Clean water and air are some of the emissions from this truck yard - Univision

Ford made a bold modification at its Dearborn truck plant with the installation of a sedum cover , a drought-resistant plant grows on stone surfaces on the roof, creating what at that time was the largest living roof in the world and the one with an extension of 10.4 acres, the space occupied by 10 American football fields, is still that of

The 'Dearborn Truck Plant' as the facility topped with this roof is known, is what remains of what was once the the world's largest industrial complex.

Located on the banks of the Rouge River in the city of Dearborn in the state of Michigan, the hometown of the Ford Motor Company, the Ford Complex of the Rio Rouge as it was known for decades, was a self-sufficient facility inaugurated in 1928 after an 11-year construction process that produced t odas and each one of the parts of the vehicles that constructed. Unlike today's plants that receive from external suppliers motors, transmissions, windows, seats, wheels and screws, among many other parts, 'Rouge' only received raw material and delivered finished cars ready to be sold. >

One of the primary guidelines for the Rouge's transformation was ecology and environmental responsibility , the primary concern of William Clay-Bill-Ford Jr., the company's new CEO. Bill Ford was going through difficult times because of the debacle of the Firestone tires installed in the Ford Explorer that exploded in full gear. To make things worse, his youth (Bill Ford became president of the company at age 41) and his status as heir meant that his critics would not take his environmental spirit seriously.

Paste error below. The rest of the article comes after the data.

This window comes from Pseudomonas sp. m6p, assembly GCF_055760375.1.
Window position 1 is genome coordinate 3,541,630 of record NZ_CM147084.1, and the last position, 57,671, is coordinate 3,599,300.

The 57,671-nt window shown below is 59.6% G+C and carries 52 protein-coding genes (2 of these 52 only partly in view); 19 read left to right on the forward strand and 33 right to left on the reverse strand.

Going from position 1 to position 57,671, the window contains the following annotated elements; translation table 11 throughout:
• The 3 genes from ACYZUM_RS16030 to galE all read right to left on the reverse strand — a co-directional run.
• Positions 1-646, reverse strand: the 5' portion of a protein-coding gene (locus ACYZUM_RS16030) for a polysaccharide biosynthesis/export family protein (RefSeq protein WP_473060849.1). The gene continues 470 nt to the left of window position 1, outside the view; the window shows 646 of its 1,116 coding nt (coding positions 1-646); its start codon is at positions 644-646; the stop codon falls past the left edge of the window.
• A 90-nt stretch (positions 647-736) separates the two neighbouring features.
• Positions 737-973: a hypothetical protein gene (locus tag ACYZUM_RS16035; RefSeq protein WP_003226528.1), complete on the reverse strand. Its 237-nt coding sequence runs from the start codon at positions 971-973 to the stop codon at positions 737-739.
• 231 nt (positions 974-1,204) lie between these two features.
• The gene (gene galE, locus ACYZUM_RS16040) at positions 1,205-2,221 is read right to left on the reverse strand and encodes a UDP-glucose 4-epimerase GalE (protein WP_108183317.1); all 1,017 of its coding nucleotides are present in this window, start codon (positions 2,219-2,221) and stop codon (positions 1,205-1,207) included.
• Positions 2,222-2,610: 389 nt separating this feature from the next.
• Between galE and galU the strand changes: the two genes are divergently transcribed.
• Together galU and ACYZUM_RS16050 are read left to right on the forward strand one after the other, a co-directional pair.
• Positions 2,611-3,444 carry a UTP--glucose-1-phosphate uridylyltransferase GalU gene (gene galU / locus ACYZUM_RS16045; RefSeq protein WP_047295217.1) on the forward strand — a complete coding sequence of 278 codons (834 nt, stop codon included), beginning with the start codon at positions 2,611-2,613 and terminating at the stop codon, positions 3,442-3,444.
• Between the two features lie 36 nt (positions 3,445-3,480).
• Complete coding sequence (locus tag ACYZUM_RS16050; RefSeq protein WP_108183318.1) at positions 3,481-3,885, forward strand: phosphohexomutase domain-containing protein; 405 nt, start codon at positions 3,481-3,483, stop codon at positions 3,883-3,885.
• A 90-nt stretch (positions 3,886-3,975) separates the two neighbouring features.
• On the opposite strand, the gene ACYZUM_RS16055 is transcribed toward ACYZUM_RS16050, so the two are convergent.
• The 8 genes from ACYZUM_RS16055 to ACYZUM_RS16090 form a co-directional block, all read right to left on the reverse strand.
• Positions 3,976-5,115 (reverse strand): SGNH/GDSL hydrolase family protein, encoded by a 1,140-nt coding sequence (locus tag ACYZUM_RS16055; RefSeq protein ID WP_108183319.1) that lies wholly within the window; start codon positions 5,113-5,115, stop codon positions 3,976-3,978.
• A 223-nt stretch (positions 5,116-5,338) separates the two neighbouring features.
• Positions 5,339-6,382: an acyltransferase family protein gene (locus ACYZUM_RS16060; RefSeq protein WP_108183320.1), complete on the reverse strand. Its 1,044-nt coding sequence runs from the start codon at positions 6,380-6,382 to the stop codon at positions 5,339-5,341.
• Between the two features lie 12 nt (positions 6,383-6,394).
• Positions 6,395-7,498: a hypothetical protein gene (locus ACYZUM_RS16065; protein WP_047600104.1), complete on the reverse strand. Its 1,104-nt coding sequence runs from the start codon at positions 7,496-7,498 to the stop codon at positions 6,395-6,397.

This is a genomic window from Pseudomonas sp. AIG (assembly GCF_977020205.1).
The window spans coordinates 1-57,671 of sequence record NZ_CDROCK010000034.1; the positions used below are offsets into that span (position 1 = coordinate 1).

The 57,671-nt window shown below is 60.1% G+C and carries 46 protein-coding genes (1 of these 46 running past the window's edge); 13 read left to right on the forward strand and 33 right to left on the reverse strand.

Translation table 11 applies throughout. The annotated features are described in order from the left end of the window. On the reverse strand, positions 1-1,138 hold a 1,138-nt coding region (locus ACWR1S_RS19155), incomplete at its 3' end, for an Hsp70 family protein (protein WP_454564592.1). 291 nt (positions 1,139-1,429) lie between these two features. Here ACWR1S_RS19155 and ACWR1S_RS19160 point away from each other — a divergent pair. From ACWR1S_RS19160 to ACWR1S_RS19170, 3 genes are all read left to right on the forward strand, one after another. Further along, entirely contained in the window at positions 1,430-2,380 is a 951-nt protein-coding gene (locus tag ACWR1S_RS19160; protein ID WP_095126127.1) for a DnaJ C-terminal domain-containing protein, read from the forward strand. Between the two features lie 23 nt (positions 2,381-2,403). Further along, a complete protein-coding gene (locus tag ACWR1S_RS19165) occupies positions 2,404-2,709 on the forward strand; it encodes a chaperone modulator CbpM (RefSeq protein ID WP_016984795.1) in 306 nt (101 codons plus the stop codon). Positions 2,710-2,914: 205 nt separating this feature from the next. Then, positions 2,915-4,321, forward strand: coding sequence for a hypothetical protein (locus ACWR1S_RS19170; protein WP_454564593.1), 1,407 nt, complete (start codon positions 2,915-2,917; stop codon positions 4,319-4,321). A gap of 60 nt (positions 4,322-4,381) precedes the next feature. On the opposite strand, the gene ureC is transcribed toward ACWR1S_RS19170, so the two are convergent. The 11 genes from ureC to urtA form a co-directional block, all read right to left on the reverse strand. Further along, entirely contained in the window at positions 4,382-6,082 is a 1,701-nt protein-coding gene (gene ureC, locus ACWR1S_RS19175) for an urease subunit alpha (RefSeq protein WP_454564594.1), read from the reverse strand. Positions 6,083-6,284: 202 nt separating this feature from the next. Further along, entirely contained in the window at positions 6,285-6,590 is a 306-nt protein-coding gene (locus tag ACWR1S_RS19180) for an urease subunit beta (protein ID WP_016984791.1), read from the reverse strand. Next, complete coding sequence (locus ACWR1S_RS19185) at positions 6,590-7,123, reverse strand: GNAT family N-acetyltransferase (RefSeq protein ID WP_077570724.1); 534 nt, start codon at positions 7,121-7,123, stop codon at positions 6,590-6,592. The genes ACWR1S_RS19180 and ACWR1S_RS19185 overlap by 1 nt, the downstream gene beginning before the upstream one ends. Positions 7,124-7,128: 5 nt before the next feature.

he came out with his own and as a jewel of the crown of the Rouge's ecological transformation he installed the living roof while his detractors found it difficult to ignore its benefits:

As if the living roof not only serves as a habitat for more than 35 different species of insects, arachnids and birds , but also has significant benefits for the company's accounting books among which can be counted:

Refresh your surroundings by reducing the urban 'heat effect' created by long stretches of pavement and concrete, while isolating building by reducing cooling and heating costs by 5%. Catch dust and dirt in and l as well as carbon dioxide and creates oxygen. Double the roof life saving millions of repair costs.

After more than a decade been installed, no one can deny that the living roof was an excellent idea well executed . One that other mass-market makers would do well to imitate.

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